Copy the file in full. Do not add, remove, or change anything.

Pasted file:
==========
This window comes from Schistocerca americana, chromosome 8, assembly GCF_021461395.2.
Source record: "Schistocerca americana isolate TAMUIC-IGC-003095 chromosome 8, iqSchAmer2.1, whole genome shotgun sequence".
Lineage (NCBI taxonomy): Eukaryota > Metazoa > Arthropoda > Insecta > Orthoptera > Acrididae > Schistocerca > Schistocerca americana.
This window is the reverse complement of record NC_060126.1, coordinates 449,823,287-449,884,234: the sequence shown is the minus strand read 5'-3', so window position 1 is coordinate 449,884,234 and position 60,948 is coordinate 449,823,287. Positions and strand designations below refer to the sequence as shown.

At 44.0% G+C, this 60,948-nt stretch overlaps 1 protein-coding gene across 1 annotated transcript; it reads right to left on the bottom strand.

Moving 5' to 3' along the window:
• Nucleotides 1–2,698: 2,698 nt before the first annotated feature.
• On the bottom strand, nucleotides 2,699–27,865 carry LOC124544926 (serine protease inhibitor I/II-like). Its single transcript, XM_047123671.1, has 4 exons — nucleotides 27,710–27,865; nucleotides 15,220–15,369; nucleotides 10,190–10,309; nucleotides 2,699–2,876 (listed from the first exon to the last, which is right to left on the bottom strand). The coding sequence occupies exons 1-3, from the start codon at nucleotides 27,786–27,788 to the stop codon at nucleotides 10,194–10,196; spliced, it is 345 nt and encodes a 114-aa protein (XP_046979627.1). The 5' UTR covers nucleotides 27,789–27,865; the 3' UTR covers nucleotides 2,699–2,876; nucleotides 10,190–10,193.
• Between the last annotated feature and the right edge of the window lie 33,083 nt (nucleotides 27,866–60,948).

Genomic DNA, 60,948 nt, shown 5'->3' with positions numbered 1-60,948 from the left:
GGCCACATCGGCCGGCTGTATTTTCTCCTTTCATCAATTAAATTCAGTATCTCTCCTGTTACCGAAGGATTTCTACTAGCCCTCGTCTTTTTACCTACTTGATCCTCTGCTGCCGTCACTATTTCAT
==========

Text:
This window comes from Schistocerca americana, chromosome 8, assembly GCF_021461395.2.
Source record: "Schistocerca americana isolate TAMUIC-IGC-003095 chromosome 8, iqSchAmer2.1, whole genome shotgun sequence".
Lineage (NCBI taxonomy): Eukaryota > Metazoa > Arthropoda > Insecta > Orthoptera > Acrididae > Schistocerca > Schistocerca americana.
This window is the reverse complement of record NC_060126.1, coordinates 449,823,287-449,884,234: the sequence shown is the minus strand read 5'-3', so window position 1 is coordinate 449,884,234 and position 60,948 is coordinate 449,823,287. Positions and strand designations below refer to the sequence as shown.

At 44.0% G+C, this 60,948-nt stretch overlaps 1 protein-coding gene across 1 annotated transcript; it reads right to left on the bottom strand.

Moving 5' to 3' along the window:
• Nucleotides 1–2,698: 2,698 nt before the first annotated feature.
• On the bottom strand, nucleotides 2,699–27,865 carry LOC124544926 (serine protease inhibitor I/II-like). Its single transcript, XM_047123671.1, has 4 exons — nucleotides 27,710–27,865; nucleotides 15,220–15,369; nucleotides 10,190–10,309; nucleotides 2,699–2,876 (listed from the first exon to the last, which is right to left on the bottom strand). The coding sequence occupies exons 1-3, from the start codon at nucleotides 27,786–27,788 to the stop codon at nucleotides 10,194–10,196; spliced, it is 345 nt and encodes a 114-aa protein (XP_046979627.1). The 5' UTR covers nucleotides 27,789–27,865; the 3' UTR covers nucleotides 2,699–2,876; nucleotides 10,190–10,193.
• Between the last annotated feature and the right edge of the window lie 33,083 nt (nucleotides 27,866–60,948).

Genomic DNA, 60,948 nt, shown 5'->3' with positions numbered 1-60,948 from the left:
GGCCACATCGGCCGGCTGTATTTTCTCCTTTCATCAATTAAATTCAGTATCTCTCCTGTTACCGAAGGATTTCTACTAGCCCTCGTCTTTTTACCTACTTGATCCTCTGCTGCCGTCACTATTTCAT